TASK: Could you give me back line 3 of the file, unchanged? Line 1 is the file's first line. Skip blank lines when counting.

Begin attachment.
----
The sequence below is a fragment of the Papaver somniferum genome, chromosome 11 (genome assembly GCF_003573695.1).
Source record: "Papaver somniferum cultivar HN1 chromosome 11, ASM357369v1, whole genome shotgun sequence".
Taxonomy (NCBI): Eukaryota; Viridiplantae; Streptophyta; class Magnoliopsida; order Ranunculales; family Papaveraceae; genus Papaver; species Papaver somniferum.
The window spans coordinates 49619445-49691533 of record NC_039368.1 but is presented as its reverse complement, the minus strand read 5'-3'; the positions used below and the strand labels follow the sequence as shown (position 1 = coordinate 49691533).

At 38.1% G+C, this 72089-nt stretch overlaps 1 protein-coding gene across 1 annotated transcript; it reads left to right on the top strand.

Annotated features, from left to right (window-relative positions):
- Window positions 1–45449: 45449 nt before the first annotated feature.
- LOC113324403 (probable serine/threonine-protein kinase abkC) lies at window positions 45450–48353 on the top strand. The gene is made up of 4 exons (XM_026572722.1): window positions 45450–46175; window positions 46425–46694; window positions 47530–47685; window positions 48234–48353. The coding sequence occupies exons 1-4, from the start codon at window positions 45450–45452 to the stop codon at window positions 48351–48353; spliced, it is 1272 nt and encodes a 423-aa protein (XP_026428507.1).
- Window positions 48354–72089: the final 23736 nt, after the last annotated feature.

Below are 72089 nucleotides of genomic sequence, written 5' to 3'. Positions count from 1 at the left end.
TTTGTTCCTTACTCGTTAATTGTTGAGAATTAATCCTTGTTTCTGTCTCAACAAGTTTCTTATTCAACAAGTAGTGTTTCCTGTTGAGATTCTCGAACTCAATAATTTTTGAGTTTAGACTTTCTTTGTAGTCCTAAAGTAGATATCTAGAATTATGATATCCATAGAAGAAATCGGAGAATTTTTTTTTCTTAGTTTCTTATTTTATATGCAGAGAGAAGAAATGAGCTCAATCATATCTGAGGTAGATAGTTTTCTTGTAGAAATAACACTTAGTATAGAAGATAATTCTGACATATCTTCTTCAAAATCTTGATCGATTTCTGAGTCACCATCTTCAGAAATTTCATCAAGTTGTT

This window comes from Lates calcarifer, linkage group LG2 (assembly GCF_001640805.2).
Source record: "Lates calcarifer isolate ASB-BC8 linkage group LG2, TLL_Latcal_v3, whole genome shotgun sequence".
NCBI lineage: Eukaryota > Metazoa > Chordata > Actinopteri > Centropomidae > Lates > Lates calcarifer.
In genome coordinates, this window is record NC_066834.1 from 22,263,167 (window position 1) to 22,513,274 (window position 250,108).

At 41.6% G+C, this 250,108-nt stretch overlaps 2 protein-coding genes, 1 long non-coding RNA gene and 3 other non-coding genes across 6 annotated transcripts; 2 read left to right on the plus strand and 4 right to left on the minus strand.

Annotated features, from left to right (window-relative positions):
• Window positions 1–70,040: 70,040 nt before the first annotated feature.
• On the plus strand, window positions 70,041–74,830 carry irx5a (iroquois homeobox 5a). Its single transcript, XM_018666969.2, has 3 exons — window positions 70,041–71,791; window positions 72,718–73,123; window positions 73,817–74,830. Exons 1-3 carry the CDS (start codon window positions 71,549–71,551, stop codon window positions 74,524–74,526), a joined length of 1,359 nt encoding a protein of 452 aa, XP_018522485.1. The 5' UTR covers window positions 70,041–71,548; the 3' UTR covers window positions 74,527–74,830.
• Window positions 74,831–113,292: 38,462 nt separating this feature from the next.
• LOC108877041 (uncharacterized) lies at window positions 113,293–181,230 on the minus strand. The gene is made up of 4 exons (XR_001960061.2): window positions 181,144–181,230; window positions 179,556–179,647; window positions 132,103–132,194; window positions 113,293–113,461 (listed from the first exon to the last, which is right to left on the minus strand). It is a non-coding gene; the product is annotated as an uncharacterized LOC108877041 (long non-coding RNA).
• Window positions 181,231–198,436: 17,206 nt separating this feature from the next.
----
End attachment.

Taxonomy (NCBI): Eukaryota; Viridiplantae; Streptophyta; class Magnoliopsida; order Ranunculales; family Papaveraceae; genus Papaver; species Papaver somniferum.